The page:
Dr. Anthony Fauci resigns from government service in December – right after the midterms. Could it be the controversial doctor – who has been the face of the government’s pandemic response from the beginning – planned an exit from the national spotlight just as he might face scrutiny by a Republican majority in the House, or is it all a convenient coincidence?
In a news release from the National Institutes of Health (NIH) made Monday, Aug. 22, the director of the National Institute of Allergy and Infectious Diseases (NIAID) and chief of NIAID’s Laboratory of Immunoregulation announced that he would be leaving his positions in December to “pursue the next chapter” of his career.
“I want to use what I have learned as NIAID Director to continue to advance science and public health and to inspire and mentor the next generation of scientific leaders as they help prepare the world to face future infectious disease threats,” Fauci wrote. What exactly that will entail was not stated – just that he wants to explore the “next phase” while he still has “so much energy and passion” for the field.
The Waffling Doctor
Over the course of the COVID-19 pandemic, Fauci seemed to change his mind several times, especially on the issue of masks. The good doctor was fully behind the covering of faces in the beginning, but he later admitted the practice didn’t prove effective in the first year or two of the pandemic. Then, of course, he got fully behind President Joe Biden’s mask mandate.
The vaccines, of course, were entirely safe and effective – until they weren’t. In Fauci’s defense, he never wavered on the necessity of the shots. Even when admitting that multiple boosters would be necessary as time went on and that even those “fully vaccinated” didn’t seem to be protected from catching or spreading the disease, he has remained firmly for getting the jab since the initial doses were delivered.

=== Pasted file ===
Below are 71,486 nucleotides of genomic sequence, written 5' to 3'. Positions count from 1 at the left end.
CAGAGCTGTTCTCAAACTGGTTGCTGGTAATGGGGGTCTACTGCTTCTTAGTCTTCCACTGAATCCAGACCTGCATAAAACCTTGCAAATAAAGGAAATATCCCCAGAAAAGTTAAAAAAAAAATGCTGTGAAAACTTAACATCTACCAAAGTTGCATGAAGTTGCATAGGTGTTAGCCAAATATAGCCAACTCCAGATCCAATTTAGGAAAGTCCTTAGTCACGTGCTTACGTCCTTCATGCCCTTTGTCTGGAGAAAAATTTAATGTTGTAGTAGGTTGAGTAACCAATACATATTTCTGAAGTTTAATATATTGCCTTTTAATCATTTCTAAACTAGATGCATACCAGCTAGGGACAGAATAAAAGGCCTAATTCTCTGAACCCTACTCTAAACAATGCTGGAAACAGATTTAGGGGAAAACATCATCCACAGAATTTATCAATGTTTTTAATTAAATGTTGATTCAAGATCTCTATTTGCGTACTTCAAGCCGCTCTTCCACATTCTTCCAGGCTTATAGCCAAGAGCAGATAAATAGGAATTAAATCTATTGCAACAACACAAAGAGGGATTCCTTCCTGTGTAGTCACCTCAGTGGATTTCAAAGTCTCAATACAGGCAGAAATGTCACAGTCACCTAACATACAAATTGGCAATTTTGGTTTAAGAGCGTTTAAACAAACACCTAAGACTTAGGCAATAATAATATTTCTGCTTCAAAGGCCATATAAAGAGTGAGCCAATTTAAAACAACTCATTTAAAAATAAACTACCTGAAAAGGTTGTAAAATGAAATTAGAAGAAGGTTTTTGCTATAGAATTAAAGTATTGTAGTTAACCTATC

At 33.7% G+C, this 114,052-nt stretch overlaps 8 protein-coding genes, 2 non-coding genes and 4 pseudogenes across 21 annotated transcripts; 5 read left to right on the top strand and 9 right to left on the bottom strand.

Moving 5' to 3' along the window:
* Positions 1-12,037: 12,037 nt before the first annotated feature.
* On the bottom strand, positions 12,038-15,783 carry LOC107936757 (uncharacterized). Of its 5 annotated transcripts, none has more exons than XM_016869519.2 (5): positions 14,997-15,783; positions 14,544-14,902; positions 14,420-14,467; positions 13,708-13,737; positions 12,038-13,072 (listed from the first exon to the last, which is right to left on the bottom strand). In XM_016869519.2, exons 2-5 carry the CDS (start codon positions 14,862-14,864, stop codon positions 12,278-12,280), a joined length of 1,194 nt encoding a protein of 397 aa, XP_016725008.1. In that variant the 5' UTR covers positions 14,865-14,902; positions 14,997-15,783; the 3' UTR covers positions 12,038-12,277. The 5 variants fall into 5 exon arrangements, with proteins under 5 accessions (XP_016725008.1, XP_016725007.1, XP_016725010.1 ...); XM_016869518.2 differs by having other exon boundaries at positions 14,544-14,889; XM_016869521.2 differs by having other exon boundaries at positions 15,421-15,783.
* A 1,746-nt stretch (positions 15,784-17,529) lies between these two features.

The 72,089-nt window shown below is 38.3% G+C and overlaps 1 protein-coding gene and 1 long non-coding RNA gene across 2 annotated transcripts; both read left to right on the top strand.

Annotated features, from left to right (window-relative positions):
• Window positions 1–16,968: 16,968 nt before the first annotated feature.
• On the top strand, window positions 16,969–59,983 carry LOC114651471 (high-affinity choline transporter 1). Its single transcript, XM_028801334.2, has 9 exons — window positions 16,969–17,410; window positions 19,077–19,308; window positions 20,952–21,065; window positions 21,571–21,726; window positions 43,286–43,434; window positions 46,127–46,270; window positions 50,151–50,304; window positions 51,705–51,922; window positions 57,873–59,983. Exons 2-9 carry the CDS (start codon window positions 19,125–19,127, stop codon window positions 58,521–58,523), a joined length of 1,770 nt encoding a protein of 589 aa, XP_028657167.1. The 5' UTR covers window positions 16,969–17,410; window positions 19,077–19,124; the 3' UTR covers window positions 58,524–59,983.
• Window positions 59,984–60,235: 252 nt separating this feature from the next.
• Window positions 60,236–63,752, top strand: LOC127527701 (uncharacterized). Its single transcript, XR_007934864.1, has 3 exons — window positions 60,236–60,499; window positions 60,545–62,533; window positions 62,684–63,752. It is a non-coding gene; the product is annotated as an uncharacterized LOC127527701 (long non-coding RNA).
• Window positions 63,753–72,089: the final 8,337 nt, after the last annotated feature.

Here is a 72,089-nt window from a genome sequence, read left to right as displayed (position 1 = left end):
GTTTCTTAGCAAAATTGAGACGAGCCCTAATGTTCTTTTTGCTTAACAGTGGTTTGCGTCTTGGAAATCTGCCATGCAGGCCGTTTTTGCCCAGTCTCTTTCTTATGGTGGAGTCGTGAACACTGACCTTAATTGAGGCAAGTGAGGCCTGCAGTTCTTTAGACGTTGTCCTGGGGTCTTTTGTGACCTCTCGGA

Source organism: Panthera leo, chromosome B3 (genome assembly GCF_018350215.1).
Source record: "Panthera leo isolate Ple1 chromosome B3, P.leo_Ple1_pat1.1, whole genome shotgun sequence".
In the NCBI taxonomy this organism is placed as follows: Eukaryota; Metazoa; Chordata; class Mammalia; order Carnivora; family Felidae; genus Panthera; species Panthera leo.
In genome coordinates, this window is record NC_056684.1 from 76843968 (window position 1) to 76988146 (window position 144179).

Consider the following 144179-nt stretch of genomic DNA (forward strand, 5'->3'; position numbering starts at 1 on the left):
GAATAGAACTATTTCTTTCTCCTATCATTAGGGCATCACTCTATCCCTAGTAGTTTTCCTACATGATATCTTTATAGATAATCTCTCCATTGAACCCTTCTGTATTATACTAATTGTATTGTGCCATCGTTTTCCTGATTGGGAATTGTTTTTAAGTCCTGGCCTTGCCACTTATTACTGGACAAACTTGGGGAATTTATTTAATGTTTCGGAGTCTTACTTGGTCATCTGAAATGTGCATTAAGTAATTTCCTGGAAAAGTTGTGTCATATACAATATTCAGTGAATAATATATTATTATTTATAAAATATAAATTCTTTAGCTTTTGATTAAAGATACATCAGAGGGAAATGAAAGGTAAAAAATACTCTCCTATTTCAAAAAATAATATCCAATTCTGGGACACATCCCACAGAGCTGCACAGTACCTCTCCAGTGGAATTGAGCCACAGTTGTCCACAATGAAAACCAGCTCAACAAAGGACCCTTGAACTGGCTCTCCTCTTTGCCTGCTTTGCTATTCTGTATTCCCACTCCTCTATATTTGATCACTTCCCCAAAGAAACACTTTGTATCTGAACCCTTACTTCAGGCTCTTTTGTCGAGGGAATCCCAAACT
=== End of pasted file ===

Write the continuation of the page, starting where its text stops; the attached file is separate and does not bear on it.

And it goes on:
As Liberty Nation’s Graham J. Noble pointed out in July 2021, “It is human nature to become skeptical when one hears a person offer advice on any given subject, only to advise the opposite just a week or two later and then, after another short time, repeat the guidance they initially gave.” By December of the same year, the herald-of-doom act had grown thin for the American people. Fauci fatigue, LN Managing Editor Mark Angelides called it.
Though the controversial doctor made it clear this isn’t a full retirement, he has previously made the obvious point that his age is a factor. When asked at the end of an interview with Australian radio station 3AW News Talk in June whether he would serve Donald Trump if the former president returned to office after 2024, the doctor replied: “By 2024, it is unlikely that I will still be at this job no matter who gets to be president of the United States. So I don’t think that’s a fair question because my time is running out. I’m 81 years old.”
So, perhaps the time for leading a government institution has simply come to an end – it isn’t like he can do the job forever, after all. That said, there is another potential motive for stepping down this year.
In the fall of 2021, a Freedom of Information Act (FOIA) request turned up a trove of documents that seemed to confirm Fauci had withheld information from Congress and the American people alike regarding his involvement with the Wuhan Institute of Virology (WIV). He had previously denied that the NIH funded gain-of-function research at the Chinese lab. The material revealed, however, that such research was funded by NIH grants in multiple years from 2014 through 2019.
The Next Chapter
With the November midterm results expected to show a Republican-controlled House, it’s quite likely that, even after Fauci resigns, he’ll still face an investigation once the 118th Congress gets to work. Several Republicans have practically promised it. As Senator Rand Paul (R-KY) told Fox News: “Fauci’s resignation will not prevent a full-throated investigation into the origins of the pandemic.” House Oversight Committee ranking member James Comer (R-KY) warned as much on Twitter: “Retirement can’t shield Dr. Fauci from congressional oversight. The American people deserve transparency and accountability about how government officials used their taxpayer dollars, and [House Oversight Republicans] will deliver.”
Did the NIAID leader time his resignation as a strategic step out of the limelight right before things heat up? Or perhaps, as he said himself, his time is simply running out. Either way, that “next chapter” in Fauci’s career might just be a federal investigation.